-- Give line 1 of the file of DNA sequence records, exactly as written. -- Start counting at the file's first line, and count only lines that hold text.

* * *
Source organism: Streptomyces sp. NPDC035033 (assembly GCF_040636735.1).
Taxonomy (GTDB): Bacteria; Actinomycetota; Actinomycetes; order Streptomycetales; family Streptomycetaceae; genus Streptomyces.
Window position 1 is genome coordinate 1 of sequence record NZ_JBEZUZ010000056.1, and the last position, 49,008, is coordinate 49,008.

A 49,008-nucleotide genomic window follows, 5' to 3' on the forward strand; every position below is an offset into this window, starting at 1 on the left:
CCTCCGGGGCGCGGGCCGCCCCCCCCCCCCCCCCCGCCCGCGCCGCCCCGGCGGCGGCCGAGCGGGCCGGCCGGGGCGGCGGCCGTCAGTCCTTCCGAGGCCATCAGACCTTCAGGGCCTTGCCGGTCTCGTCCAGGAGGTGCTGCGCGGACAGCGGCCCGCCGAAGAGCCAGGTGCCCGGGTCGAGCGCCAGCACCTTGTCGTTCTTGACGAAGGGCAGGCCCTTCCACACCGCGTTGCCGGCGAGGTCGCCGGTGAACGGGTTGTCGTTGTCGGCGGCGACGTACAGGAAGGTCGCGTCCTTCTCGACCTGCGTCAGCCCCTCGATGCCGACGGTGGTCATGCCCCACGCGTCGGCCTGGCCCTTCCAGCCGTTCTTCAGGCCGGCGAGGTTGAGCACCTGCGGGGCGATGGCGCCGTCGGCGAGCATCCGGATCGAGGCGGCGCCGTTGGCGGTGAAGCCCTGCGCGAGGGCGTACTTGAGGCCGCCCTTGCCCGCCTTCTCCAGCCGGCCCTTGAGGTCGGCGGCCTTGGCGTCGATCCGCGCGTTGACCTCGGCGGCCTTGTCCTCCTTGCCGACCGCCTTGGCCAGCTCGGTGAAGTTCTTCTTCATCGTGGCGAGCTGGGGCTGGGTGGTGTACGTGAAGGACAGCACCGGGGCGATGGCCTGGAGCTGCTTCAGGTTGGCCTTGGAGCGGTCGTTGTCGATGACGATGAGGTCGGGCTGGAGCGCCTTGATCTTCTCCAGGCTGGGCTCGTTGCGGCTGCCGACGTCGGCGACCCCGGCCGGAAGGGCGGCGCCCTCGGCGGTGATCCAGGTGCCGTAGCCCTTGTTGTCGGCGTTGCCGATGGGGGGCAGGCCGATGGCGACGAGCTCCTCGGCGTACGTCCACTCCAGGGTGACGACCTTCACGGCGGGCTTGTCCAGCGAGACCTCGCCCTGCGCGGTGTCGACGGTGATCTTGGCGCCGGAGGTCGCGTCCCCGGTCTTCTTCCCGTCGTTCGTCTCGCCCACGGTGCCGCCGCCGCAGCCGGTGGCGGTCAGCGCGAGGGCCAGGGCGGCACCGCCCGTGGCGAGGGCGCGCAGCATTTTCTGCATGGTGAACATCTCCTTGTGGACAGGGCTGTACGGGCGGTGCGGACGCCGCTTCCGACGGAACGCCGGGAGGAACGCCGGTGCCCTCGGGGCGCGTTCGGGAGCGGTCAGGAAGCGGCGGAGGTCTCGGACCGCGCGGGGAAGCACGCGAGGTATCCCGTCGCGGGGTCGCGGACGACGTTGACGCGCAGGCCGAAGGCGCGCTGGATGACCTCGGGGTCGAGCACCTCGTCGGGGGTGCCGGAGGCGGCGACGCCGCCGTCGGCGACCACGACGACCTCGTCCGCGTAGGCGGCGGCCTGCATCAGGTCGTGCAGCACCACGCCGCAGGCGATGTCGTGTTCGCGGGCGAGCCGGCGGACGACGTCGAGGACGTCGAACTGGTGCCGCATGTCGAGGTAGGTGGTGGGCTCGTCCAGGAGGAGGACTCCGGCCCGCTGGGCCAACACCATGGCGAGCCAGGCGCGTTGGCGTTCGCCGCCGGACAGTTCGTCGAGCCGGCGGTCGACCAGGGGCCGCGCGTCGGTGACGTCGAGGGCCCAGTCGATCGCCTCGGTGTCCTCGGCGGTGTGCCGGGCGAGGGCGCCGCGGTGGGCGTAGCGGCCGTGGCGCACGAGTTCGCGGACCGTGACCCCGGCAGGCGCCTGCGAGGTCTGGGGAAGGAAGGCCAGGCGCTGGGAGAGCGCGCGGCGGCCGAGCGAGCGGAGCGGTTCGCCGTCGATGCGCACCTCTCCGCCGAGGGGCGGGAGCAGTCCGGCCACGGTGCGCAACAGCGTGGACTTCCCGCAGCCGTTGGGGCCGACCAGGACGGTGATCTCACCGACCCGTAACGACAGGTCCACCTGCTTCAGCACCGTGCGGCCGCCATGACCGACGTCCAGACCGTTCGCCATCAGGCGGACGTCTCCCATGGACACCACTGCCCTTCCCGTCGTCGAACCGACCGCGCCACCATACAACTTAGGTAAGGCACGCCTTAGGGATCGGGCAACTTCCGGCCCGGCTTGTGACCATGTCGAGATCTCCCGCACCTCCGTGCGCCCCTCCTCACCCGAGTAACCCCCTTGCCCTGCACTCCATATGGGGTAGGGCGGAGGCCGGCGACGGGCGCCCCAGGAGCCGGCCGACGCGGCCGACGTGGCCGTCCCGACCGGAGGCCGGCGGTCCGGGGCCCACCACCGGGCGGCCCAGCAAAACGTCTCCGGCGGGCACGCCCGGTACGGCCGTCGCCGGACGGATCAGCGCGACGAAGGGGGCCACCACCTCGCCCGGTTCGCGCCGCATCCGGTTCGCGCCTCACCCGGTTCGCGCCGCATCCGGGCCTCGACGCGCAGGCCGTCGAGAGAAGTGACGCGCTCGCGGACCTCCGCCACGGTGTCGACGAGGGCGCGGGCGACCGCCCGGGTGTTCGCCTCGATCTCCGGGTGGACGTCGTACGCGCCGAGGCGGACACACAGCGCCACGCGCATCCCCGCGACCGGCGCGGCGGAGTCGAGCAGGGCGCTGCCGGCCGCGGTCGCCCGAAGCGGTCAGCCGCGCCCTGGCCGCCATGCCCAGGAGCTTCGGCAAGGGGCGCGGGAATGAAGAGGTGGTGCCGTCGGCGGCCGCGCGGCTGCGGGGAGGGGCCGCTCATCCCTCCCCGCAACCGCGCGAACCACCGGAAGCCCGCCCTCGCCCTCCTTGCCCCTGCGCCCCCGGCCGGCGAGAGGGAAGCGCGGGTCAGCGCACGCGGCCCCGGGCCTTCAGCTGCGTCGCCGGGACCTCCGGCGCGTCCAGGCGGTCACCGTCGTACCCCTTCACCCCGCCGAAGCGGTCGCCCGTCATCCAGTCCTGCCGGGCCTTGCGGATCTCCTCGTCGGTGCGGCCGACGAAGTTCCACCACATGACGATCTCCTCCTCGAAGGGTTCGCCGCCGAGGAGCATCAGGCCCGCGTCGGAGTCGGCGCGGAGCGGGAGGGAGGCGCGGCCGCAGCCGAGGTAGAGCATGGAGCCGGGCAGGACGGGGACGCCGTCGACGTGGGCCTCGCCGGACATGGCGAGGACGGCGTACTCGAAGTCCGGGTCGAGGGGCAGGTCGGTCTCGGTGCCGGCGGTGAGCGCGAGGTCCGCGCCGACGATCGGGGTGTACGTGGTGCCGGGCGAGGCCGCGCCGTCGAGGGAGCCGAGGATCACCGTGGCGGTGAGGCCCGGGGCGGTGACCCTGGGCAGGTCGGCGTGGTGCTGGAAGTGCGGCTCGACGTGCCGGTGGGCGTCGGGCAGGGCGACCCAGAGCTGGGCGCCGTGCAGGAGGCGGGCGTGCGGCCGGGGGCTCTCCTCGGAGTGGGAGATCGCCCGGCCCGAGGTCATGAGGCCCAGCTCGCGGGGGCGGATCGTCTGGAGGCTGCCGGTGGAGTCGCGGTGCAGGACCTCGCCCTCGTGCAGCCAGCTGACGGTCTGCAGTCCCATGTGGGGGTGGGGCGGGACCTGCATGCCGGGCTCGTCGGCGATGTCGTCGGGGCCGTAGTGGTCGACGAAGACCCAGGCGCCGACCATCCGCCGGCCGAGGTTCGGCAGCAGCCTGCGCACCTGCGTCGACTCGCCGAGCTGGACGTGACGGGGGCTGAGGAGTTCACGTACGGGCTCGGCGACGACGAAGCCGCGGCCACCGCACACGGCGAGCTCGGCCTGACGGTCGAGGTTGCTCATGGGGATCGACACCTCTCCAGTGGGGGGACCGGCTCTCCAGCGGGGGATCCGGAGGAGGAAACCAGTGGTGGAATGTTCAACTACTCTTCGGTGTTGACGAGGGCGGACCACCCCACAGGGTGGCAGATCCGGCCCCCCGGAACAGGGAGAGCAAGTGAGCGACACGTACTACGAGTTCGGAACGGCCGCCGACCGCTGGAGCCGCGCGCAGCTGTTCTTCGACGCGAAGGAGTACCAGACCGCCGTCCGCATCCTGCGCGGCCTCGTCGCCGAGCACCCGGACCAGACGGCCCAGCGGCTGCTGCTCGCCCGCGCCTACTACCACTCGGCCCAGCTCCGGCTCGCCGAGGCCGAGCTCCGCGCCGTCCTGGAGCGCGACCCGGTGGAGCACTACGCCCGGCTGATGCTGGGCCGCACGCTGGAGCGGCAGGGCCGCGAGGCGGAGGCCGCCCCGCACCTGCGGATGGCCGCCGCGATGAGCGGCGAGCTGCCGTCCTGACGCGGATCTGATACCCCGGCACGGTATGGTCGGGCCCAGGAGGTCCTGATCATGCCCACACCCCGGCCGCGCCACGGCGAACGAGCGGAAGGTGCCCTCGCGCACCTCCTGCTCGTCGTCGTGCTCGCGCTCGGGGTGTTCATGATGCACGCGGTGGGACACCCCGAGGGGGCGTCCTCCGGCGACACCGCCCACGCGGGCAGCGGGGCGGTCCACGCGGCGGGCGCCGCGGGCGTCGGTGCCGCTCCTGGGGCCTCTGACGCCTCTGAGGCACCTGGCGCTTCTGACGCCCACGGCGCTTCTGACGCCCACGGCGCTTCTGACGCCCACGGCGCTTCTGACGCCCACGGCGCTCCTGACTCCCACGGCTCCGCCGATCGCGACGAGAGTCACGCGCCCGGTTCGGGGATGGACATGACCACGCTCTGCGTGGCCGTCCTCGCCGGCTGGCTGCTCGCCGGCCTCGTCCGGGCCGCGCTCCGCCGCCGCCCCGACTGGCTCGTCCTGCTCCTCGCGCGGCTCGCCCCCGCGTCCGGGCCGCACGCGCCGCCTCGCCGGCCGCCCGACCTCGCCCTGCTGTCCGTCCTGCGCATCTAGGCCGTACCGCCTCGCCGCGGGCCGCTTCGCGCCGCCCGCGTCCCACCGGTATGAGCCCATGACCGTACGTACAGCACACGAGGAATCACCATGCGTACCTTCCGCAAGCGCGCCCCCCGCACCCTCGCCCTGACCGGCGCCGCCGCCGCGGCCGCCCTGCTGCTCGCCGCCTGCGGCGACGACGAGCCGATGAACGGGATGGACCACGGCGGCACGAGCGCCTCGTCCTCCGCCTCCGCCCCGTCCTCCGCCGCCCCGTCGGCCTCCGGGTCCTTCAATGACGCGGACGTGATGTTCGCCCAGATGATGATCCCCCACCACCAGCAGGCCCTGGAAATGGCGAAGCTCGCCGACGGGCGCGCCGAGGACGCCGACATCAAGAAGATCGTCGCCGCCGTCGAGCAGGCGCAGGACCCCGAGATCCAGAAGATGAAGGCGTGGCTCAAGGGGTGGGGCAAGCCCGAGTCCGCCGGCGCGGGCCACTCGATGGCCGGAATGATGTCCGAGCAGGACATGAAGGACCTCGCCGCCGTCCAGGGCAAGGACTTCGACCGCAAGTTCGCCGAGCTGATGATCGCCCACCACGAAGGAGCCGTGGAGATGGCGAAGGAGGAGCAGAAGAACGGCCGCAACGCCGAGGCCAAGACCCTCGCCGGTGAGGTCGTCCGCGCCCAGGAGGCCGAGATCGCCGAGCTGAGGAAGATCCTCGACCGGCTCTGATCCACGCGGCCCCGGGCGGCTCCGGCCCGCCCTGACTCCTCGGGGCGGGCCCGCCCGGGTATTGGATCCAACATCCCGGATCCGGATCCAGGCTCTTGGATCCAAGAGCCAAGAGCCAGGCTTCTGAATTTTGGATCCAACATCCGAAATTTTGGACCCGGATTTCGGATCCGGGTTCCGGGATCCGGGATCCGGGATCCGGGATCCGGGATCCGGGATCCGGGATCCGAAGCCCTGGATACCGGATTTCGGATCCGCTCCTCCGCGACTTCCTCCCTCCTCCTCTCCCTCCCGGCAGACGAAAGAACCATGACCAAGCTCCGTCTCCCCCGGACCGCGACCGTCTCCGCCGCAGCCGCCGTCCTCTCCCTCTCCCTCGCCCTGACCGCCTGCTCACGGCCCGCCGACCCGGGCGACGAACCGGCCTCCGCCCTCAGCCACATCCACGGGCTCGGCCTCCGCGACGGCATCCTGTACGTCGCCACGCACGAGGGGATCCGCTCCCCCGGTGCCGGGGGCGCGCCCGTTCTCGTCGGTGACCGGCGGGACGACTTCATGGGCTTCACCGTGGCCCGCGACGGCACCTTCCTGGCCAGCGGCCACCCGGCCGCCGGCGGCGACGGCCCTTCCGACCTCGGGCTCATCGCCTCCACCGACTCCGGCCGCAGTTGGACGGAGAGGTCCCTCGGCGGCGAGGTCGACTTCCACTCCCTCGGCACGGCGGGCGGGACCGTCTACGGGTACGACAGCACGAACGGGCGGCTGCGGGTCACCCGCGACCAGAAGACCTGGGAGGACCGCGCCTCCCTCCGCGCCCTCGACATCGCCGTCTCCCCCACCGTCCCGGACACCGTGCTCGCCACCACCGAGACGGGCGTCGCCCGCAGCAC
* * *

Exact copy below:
Source organism: Streptomyces sp. NPDC035033 (assembly GCF_040636735.1).